Thu | Jan 21, 2021

Garth Rattray | Mining Puerto Bueno is penny wise and pound foolish

Published:Monday | November 23, 2020 | 12:06 AM
The Puerto Bueno Mountain in St Ann.
The Puerto Bueno Mountain in St Ann.

We often hear the phrase, “World without end…” Many erroneously interpret it to mean that we, human beings, will always have this planet as our habitat. However, even if we make the atmosphere toxic and cause the earth to scorch and all mammalian life dies off, the world will go on without us and repair itself eventually.

Mankind has the dubious distinction of being the single most destructive creature to inhabit this planet. We not only fly in the face of Mother Nature; we also arrogantly spit in her eyes as she patiently watches us destroy what she has given us. We always manage to justify our actions by labelling them necessary for survival of one kind or another.

We destroy huge areas of the Amazon rainforest every year and say that doing so is essential for providing building material and farmland. We overfish the oceans and say that we need to do so to feed people. We burn fossil fuel, pollute the air that we must breathe and contribute significantly to global warming, and say that we need the energy. And we mine environmentally important areas and say that we desperately need the income and we need to provide jobs.

However, every time we destroy the environment and natural resources, we chip away at our own future. Puerto Bueno is one of our environmental resources.

In a August 4, 2019 piece, the Sunday Observer referred to Puerto Bueno as “The zone, which lies between Discovery Bay and Rio Bueno incorporates the Puerto Bueno Mountain and has been widely recognised as an environmental treasure. The forested mountain is a habitat for rare and endangered species of endemic plants, birds, insects, and the Jamaican boa or yellow snake.

The scenic beauty of the area has attracted tourism stakeholders to the area who have constructed villas along the coast, as well as other residents who have made their homes there.”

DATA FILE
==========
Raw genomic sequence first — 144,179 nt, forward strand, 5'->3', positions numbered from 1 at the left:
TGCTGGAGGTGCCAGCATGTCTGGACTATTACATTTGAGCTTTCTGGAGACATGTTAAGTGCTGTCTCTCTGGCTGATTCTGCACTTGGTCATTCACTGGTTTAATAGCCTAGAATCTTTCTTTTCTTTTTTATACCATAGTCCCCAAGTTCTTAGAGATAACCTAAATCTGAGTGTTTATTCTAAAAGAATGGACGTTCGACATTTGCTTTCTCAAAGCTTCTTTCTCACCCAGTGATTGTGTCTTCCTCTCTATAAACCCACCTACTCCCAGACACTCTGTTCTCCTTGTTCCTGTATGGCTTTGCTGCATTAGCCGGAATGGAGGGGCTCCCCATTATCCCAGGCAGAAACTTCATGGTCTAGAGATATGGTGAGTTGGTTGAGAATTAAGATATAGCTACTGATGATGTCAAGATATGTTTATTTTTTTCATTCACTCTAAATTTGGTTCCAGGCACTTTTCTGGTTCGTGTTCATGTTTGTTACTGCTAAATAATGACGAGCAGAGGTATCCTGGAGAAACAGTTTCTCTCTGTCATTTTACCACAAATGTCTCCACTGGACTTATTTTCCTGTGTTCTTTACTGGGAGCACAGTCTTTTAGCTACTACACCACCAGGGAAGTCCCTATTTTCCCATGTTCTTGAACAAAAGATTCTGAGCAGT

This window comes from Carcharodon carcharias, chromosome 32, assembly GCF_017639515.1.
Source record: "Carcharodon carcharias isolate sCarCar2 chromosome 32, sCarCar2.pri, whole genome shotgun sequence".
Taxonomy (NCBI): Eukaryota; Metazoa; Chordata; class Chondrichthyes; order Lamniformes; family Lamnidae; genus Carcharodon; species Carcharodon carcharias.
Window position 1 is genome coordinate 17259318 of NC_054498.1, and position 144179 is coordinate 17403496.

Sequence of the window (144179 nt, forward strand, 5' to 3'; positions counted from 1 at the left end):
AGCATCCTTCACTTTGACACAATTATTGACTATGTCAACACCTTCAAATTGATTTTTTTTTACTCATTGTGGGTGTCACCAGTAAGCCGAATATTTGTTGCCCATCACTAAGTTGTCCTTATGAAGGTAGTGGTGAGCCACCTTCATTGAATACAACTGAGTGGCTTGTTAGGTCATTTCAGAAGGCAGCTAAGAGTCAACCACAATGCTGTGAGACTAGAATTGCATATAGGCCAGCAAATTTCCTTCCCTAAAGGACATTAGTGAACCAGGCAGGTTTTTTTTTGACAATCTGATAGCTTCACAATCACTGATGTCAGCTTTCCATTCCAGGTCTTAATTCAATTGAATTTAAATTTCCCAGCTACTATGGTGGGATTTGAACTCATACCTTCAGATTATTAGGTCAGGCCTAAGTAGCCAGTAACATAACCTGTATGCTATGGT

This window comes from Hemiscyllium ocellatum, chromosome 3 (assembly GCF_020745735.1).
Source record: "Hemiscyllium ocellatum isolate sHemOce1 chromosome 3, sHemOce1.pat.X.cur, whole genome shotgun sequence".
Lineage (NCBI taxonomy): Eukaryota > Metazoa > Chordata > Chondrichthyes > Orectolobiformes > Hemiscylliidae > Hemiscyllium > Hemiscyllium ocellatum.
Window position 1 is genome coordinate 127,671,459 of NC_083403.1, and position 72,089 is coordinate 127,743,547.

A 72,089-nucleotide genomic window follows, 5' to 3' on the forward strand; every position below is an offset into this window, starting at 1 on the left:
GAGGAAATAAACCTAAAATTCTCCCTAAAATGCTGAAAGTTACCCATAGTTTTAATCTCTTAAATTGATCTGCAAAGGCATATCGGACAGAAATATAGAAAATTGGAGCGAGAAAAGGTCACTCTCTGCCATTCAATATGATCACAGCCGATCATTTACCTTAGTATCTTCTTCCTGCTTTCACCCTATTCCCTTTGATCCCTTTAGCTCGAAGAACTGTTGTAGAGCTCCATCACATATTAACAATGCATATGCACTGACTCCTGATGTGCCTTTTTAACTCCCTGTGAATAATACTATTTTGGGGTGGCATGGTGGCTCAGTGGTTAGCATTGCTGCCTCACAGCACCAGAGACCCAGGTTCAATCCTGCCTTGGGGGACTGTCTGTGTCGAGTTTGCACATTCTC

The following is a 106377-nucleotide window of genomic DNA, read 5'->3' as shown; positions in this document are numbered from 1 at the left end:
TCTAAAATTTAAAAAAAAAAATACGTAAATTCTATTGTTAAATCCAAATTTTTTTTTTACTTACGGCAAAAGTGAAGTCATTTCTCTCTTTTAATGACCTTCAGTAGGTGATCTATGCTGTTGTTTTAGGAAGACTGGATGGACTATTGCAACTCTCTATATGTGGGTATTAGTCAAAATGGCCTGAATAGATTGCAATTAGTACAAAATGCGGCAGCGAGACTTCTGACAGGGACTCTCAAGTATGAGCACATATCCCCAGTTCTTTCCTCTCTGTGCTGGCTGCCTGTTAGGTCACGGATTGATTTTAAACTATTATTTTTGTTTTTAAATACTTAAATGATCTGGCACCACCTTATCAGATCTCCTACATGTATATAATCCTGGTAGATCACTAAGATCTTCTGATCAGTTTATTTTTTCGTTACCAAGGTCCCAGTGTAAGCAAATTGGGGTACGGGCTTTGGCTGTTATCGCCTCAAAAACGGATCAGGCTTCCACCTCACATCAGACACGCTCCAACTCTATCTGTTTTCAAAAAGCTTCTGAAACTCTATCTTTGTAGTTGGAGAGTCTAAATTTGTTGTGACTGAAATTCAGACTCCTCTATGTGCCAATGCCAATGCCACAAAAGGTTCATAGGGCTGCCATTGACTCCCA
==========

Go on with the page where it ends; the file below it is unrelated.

The Puerto Bueno area is coveted by several entities. Environmentalists want to keep it as pristine as possible to preserve the habitat for the atmospheric benefits that it provides and for the unique and/or protected flora and fauna living there. Hydrologists want to keep as much undisturbed limestone as possible there to filter and help purify water resources. Housing solutions/real estate developers, tourism concerns and citizens want to maintain the natural beauty and splendid investment that living near such magnificence provides.


Because keeping this area at its natural best is so significant to Jamaica, the Northern Jamaica Conservation Association received a grant from the Jamaican Forestry Department and the Food and Agriculture Organization of the UN in 2006. It was “to facilitate a discussion process on how to best preserve one of the last relatively undisturbed areas of dry limestone forest along the northern coast of Jamaica”.

The residents in that area have had to fight off repeated efforts to resume (open) mining at Rio Bueno. Because of environmental concerns, the National Environment and Planning Agency recently ruled against the application. However, ostensibly, because of dire financial problems brought about by the pandemic, the prime minister has given the green light to quarry mining, while keeping in mind a long list of rules that should be adhered to.

Whereas most of us can understand his desperation, it must be highlighted that there can be no promise of safeguard from dust nuisance and dust pollution. No one can promise that the innumerable, loud trucks going back and forth will not constantly disturb the peace, tranquillity and right to enjoy one’s home that each and every citizen is guaranteed in the Constitution. The necessary blasting is certain to rattle homes and nerves, and property value will fall. There is bound to be permanent destruction of over a quarter of that special habitat to some of our protected and unique plants and animals.

So, we will earn much-needed tax dollars and provide jobs for a while. However, the long-term cost to Jamaica includes irreparable destruction of a vital environmental zone, plummeting of past, present and any future real estate value, and a veritable living hell for all citizens residing nearby. I hope that the prime minister will see the long-term and permanent negative consequences and rethink his decision.

Garth A. Rattray is a medical doctor with a family practice. Email feedback to and